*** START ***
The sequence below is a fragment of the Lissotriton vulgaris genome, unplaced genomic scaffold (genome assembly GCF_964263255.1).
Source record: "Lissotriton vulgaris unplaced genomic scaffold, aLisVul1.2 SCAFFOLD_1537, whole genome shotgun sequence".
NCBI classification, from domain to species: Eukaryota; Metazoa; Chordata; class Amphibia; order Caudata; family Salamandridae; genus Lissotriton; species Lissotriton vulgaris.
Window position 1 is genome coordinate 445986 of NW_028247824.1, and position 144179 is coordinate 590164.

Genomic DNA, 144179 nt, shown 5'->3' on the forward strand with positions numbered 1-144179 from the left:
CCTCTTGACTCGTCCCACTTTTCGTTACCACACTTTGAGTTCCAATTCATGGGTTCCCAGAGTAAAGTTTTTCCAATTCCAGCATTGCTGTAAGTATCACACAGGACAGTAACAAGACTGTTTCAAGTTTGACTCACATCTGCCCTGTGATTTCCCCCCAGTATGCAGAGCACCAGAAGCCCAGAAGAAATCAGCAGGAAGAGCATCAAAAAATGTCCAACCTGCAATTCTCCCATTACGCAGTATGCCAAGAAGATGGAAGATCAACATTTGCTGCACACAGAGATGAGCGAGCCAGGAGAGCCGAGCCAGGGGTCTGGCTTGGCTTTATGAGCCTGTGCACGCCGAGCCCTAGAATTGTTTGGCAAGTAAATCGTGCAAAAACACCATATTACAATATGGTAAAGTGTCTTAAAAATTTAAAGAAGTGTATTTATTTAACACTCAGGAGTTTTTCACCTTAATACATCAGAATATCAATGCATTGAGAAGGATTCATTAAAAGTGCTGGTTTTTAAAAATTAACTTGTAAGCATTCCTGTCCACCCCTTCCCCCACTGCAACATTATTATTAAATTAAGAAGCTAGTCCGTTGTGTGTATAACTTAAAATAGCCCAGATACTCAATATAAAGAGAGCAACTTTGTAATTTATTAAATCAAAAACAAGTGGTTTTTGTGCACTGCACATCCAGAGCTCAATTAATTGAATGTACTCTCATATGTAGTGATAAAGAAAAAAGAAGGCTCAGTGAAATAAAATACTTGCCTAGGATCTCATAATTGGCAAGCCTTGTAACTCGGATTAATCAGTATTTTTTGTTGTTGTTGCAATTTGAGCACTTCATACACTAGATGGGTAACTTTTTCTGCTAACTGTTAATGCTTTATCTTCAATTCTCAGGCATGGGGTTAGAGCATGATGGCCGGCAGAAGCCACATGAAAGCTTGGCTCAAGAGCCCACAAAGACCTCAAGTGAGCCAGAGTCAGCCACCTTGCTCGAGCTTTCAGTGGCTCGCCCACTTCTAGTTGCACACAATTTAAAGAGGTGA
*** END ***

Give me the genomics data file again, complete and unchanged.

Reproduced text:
The sequence below is a fragment of the Lissotriton vulgaris genome, unplaced genomic scaffold (genome assembly GCF_964263255.1).
Source record: "Lissotriton vulgaris unplaced genomic scaffold, aLisVul1.2 SCAFFOLD_1537, whole genome shotgun sequence".
NCBI classification, from domain to species: Eukaryota; Metazoa; Chordata; class Amphibia; order Caudata; family Salamandridae; genus Lissotriton; species Lissotriton vulgaris.
Window position 1 is genome coordinate 445986 of NW_028247824.1, and position 144179 is coordinate 590164.

Genomic DNA, 144179 nt, shown 5'->3' on the forward strand with positions numbered 1-144179 from the left:
CCTCTTGACTCGTCCCACTTTTCGTTACCACACTTTGAGTTCCAATTCATGGGTTCCCAGAGTAAAGTTTTTCCAATTCCAGCATTGCTGTAAGTATCACACAGGACAGTAACAAGACTGTTTCAAGTTTGACTCACATCTGCCCTGTGATTTCCCCCCAGTATGCAGAGCACCAGAAGCCCAGAAGAAATCAGCAGGAAGAGCATCAAAAAATGTCCAACCTGCAATTCTCCCATTACGCAGTATGCCAAGAAGATGGAAGATCAACATTTGCTGCACACAGAGATGAGCGAGCCAGGAGAGCCGAGCCAGGGGTCTGGCTTGGCTTTATGAGCCTGTGCACGCCGAGCCCTAGAATTGTTTGGCAAGTAAATCGTGCAAAAACACCATATTACAATATGGTAAAGTGTCTTAAAAATTTAAAGAAGTGTATTTATTTAACACTCAGGAGTTTTTCACCTTAATACATCAGAATATCAATGCATTGAGAAGGATTCATTAAAAGTGCTGGTTTTTAAAAATTAACTTGTAAGCATTCCTGTCCACCCCTTCCCCCACTGCAACATTATTATTAAATTAAGAAGCTAGTCCGTTGTGTGTATAACTTAAAATAGCCCAGATACTCAATATAAAGAGAGCAACTTTGTAATTTATTAAATCAAAAACAAGTGGTTTTTGTGCACTGCACATCCAGAGCTCAATTAATTGAATGTACTCTCATATGTAGTGATAAAGAAAAAAGAAGGCTCAGTGAAATAAAATACTTGCCTAGGATCTCATAATTGGCAAGCCTTGTAACTCGGATTAATCAGTATTTTTTGTTGTTGTTGCAATTTGAGCACTTCATACACTAGATGGGTAACTTTTTCTGCTAACTGTTAATGCTTTATCTTCAATTCTCAGGCATGGGGTTAGAGCATGATGGCCGGCAGAAGCCACATGAAAGCTTGGCTCAAGAGCCCACAAAGACCTCAAGTGAGCCAGAGTCAGCCACCTTGCTCGAGCTTTCAGTGGCTCGCCCACTTCTAGTTGCACACAATTTAAAGAGGTGA